Inclusion and compromise needed to address society’s biggest issues

13 Jun 2022 · 5 min read
People worldwide have appealed for greater involvement in decisions that affect them in a new PMI survey—including around three-quarters of nicotine consumers who want policymakers to consider their views when deliberating on tobacco and nicotine regulations.

PMI’s latest international survey has revealed a strong public desire to be included in policy decisions designed to address the major challenges we face.

Conducted by independent research firm Povaddo, the findings show more than eight in ten adults surveyed worldwide believe the best solutions to critical global challenges can be found in the middle ground, not at the extremes of polarized opinion.

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Despite increasingly divided societies across the world, the survey of 44,622 adults in 22 countries exposed a strong consensus that finding the middle ground on contentious issues can drive incremental policy change and, in turn, enable progress:

  • 90 percent of respondents believe that to solve the most pressing societal challenges, leaders need to consider all perspectives—even those that run counter to their own.
  • 88 percent said they would be more likely to vote for leaders who listen to all sides of an issue and adopt sensible approaches that better the lives of ordinary people.

Less than a third of adults surveyed (31 percent) believe their views are reflected in the way their governments are addressing critical issues.

Additionally, the survey found that people are willing to compromise to make progress happen faster. For example, more than three-quarters of respondents believed leaders should pursue policy changes that allow for incremental progress on societal issues, rather than holding out for sweeping changes that are harder to implement.

The people surveyed were also clear they want companies and business leaders to help lead society forward:

  • 85 percent of respondents believe that citizens and companies working together will have a more meaningful impact.
  • 77 percent welcome corporate involvement in addressing major issues.

Change of approach needed to drive meaningful progress

This sweeping support for a balanced approach also applies to tobacco regulation, with respondents calling for conversations that include all voices and encourage incremental progress on harm reduction.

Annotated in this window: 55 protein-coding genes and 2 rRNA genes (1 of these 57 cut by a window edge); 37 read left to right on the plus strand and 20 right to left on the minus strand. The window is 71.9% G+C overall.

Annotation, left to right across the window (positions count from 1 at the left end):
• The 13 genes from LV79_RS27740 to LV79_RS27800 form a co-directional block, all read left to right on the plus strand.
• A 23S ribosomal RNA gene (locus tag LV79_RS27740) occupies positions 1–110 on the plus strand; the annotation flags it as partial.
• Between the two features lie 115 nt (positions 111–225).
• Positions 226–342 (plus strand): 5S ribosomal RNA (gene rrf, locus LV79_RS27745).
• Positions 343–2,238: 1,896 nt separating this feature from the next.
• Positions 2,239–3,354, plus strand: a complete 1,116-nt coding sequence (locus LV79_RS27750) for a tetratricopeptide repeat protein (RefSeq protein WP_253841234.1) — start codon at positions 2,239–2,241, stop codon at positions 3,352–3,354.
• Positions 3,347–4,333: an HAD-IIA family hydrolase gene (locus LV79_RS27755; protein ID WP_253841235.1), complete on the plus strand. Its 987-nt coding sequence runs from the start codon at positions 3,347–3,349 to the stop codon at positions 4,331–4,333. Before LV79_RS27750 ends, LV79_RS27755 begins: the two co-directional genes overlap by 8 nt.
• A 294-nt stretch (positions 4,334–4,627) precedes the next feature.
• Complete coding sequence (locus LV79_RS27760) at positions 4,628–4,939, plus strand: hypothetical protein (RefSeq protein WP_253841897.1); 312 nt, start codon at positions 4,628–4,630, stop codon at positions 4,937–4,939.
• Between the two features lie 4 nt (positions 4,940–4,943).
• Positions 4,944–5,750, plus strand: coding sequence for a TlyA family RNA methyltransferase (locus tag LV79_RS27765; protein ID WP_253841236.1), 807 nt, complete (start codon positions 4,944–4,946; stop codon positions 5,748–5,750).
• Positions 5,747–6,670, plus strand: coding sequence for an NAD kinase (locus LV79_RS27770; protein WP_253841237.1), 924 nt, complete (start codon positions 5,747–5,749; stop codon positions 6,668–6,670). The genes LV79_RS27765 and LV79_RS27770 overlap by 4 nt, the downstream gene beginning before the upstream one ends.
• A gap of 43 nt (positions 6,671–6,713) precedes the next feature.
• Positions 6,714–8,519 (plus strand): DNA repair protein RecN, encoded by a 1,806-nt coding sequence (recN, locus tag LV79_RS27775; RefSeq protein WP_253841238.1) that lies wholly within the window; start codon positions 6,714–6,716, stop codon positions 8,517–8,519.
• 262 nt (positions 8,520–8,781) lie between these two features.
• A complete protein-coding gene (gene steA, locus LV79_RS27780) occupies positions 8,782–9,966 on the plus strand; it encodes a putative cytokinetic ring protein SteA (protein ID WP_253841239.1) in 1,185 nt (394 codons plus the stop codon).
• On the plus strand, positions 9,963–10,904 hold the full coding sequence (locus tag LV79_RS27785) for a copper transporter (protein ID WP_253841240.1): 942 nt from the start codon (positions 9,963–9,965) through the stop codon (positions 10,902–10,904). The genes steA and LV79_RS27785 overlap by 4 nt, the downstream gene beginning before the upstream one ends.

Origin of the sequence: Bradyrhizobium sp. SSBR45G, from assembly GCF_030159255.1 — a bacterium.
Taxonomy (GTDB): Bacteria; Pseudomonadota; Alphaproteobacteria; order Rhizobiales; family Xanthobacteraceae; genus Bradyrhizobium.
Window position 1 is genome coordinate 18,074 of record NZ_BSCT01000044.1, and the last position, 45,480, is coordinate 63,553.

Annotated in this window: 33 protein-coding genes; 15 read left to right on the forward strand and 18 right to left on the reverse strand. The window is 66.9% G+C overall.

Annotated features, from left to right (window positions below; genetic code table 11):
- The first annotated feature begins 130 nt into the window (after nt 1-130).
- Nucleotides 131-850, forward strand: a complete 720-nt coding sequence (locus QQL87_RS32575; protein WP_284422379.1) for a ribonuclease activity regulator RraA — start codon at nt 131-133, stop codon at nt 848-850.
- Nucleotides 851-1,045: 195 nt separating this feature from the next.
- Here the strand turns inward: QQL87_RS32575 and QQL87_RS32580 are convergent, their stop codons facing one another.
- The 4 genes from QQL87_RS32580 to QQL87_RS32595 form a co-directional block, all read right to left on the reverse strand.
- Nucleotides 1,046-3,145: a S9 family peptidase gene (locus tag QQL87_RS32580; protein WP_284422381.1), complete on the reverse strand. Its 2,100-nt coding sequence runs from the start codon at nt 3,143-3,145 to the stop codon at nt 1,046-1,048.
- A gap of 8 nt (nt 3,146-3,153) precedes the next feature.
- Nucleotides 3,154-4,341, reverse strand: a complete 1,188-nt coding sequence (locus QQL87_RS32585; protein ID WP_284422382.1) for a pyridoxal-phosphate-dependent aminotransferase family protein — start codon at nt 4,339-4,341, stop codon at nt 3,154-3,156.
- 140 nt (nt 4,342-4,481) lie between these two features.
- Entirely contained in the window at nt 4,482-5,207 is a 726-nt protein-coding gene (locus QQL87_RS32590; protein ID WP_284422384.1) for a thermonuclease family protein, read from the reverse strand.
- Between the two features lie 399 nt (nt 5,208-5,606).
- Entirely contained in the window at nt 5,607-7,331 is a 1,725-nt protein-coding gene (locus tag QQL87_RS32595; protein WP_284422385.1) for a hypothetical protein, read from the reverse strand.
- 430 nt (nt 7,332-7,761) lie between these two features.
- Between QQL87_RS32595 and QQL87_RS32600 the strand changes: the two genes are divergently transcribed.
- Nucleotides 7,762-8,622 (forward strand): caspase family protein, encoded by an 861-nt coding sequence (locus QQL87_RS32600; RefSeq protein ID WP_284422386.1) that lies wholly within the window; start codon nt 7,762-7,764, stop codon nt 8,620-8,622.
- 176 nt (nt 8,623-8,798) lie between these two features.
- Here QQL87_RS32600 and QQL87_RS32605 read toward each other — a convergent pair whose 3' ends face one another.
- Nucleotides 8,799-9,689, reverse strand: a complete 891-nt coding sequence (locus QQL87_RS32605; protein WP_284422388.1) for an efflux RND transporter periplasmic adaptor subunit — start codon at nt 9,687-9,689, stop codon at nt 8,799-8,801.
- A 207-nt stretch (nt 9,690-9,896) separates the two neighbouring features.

Key findings from the survey include:

  • 77 percent agree that the too-often-ignored perspectives of those most directly impacted need to be included in regulatory discussions.
  • 75 percent agree that societal expectations of total abstinence from harmful substances such as nicotine and alcohol are not feasible, and so the government should take steps to reduce the harm of these products.
  • 72 percent agree that their governments need to consider the role alternative products can play in making their countries smoke-free.

Gregoire Verdeaux, PMI’s Senior Vice President, External Affairs, believes embracing the views of all is central to driving progress and delivering a better future.

“If we are to address the challenges we face as a society in a meaningful and expeditious way, a more balanced and inclusive approach is required,” he said.

“This includes policy decisions that consider first and foremost the people who are most impacted—ensuring their voices are heard and their needs are met—and then bringing all relevant parties to the table, including subject matter experts, private companies, civil society leaders, and others who can contribute to solving the issues at hand.”

A sensible approach toward smoke-free alternatives

The best choice any smoker can make is to quit tobacco and nicotine altogether.

However, many don’t. And all too often, these adult smokers are being denied access to and accurate information about better alternatives which, although not risk-free, are a better choice than continued smoking.

Adult smokers deserve such alternatives, and they are seeking them.

“In countries across the world, citizens are tired of policymaking logjams and eager for constructive change,” said Verdeaux.

“In the area of tobacco harm reduction, PMI has long advocated for a sensible approach that prioritizes the interests of current adult smokers and public health.

“By having balanced and inclusive discussions about the science behind better alternatives and adopting a more people-centric approach, we can accelerate the end of cigarettes.

“More than a billion people continue to smoke. We must—and can—do better, and that starts with open, fact-based dialogue.”

Smoke-free technologies can benefit public health.



Survey Methodology

Povaddo conducted the online survey on behalf of PMI between February 5 and 23, 2022. The survey was fielded among 44,662+ general population adults aged 21 and older in 22 countries: Argentina, Brazil, Bulgaria, Colombia, Costa Rica, the Czech Republic, Dominican Republic, France, Germany, Greece, Italy, Japan, Malaysia, Mexico, the Philippines, Portugal, Serbia, South Africa, South Korea, Spain, the United Kingdom, and the United States. Around 2,000 interviews were conducted in each country (approximately equally split between adults who do and do not use nicotine-containing products). The data are weighted to be representative of the online population in each country on the following variables: age, gender, region, and nicotine use. The results are accurate to a margin of error of ±1 percent.

Read the full survey